It was super fun! We got a little lost at some point and after asking around a few times found our way to library. Then we got back super quick coz we had to leave for Kamembe.

Next, I went to the airport with A and L, we checked in our stuff, and sat down to have coffee. L finally began talking and soon I wished he hadn’t. He works for a company that sets up big factories (like coca cola, heineken etc) in different countries around the world. This time he was going to Bukavu for a week to set up another Heineken factory. Every sentence he said ended with ” and that was a disaster”. He was quite racist, hated Africa, especially the ‘dangerous’ parts and made jokes with a stern expression that you could never be sure if he was joking. He kept saying telling me ‘ you are in for a disaster’ ‘ what the hell are you doing here?’ ‘ how did your husband let you go’ etc etc. I was like.. uhh.. Shut up L.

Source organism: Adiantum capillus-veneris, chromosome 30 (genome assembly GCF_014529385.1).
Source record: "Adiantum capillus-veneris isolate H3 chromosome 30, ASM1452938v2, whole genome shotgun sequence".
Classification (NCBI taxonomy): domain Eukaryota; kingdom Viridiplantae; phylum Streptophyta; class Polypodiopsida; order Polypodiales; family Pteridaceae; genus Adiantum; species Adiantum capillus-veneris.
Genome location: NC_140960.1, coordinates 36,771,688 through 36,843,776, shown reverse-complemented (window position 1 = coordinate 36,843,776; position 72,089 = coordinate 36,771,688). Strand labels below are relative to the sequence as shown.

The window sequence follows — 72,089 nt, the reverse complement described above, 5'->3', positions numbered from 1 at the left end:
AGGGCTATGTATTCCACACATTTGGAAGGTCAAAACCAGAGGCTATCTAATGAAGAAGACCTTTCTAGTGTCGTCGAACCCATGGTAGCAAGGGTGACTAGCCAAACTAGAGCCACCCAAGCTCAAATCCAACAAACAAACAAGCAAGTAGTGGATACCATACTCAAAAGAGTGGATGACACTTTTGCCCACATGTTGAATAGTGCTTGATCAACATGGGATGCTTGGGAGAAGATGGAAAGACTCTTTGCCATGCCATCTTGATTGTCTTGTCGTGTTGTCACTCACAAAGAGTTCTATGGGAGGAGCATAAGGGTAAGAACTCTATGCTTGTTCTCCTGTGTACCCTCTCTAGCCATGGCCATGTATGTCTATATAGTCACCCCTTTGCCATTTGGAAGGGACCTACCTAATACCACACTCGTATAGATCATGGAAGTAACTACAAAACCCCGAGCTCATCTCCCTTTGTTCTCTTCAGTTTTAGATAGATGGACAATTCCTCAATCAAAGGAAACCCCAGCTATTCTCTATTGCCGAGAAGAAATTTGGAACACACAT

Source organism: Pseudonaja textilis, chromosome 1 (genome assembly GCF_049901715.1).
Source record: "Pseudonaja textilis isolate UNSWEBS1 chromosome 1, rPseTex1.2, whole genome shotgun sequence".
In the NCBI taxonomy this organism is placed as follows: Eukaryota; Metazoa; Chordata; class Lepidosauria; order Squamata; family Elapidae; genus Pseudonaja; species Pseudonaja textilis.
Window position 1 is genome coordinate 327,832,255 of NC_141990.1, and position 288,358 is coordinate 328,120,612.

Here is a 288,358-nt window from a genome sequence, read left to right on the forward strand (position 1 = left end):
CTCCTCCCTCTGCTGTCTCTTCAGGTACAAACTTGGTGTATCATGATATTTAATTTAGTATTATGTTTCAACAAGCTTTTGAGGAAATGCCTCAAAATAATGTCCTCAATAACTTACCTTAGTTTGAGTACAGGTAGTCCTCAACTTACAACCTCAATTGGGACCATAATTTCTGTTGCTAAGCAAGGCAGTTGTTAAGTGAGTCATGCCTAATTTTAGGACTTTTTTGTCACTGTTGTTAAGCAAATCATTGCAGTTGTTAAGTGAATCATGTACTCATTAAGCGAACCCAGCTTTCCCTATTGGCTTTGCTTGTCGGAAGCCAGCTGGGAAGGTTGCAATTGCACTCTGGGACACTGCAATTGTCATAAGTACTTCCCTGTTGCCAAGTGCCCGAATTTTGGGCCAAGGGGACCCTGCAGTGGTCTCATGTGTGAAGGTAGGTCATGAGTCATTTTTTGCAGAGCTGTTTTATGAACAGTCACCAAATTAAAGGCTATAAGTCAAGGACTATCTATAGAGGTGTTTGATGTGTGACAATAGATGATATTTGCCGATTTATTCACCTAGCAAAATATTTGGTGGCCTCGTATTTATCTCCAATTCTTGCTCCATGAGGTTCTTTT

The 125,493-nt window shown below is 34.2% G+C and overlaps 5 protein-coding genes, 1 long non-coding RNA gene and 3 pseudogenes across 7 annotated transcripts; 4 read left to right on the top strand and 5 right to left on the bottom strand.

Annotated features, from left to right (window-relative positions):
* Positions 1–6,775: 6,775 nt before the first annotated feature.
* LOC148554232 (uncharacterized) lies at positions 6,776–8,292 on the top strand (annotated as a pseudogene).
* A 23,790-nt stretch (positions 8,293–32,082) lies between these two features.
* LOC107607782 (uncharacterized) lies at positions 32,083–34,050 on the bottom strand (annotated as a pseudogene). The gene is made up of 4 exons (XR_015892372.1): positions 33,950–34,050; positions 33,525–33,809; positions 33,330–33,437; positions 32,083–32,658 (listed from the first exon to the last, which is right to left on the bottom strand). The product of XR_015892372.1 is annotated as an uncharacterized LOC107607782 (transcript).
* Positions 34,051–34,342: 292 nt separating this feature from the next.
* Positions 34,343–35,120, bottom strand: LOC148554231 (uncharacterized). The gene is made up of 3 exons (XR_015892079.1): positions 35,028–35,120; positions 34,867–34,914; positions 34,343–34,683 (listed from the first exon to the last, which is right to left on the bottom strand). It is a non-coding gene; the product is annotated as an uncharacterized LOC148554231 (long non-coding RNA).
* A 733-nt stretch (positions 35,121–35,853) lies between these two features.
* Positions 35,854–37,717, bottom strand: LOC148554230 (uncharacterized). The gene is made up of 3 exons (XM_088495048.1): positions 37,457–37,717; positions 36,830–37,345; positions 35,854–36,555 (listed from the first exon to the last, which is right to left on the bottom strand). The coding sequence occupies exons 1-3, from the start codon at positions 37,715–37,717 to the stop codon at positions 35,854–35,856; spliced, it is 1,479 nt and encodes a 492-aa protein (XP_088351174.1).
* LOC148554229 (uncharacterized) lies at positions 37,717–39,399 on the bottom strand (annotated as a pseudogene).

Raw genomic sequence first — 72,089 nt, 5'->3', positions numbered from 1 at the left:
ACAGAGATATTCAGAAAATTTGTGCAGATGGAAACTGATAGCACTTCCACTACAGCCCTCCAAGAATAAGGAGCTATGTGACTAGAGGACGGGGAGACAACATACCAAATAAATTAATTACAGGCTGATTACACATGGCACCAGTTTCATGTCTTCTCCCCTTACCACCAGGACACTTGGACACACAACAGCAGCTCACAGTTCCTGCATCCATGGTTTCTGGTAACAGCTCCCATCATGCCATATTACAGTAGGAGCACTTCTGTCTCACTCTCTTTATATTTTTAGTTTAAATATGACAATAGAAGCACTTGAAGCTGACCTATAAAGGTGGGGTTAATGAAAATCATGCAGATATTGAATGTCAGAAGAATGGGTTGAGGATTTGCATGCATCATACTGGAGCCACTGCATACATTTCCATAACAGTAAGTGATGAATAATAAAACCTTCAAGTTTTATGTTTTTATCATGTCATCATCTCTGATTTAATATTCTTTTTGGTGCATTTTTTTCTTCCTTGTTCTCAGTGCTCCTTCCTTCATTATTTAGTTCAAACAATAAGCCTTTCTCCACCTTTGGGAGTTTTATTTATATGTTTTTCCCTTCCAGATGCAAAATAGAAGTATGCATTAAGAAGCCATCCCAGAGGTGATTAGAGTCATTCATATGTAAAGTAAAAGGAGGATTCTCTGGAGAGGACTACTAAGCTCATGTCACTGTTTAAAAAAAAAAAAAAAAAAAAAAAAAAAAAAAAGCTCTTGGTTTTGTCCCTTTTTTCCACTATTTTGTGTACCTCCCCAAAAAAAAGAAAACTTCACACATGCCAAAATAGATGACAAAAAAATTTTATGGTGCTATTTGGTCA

We boarded the plane, and according to L it was a horrible plane. And this time I was not so sure if he was wrong. The plane was tinnnnyy, with propeller fans in the front. We got in and lo and behold, my seat was beside the great cynic L! And thus began the worst 30 minutes of my life! That flight was scaaaryy. It started with making very weird rumbling sounds and the turbulence, oh my god it was so bad that they couldn’t even serve any drinks! The plane was bobbing up and down and gliding from side to side like a leaf in the wind. It was like being on a roller coaster.  And if this was not enough, L was sighing, pursing his lips, nodding his head like basically – this is it. I was pretty damn freaked out. Sweaty palms, lump in my throat, praying hard and all the works. The view was magnifique though. We were flying above a valley and there were pretty lakes and mountains below.

When the pilot announced, ‘ cabin crew prepare for landing’ I was so thankful I could cry!

Kamembe was an even smaller airport. There was no baggage belt – we were all waiting in a room and the bags were being picked up from the plane and brought to the room by 3 strong men. I found my bag soon, said ‘see you again’ to A, told L to stay the hell away from me and went outside to find my next pick up.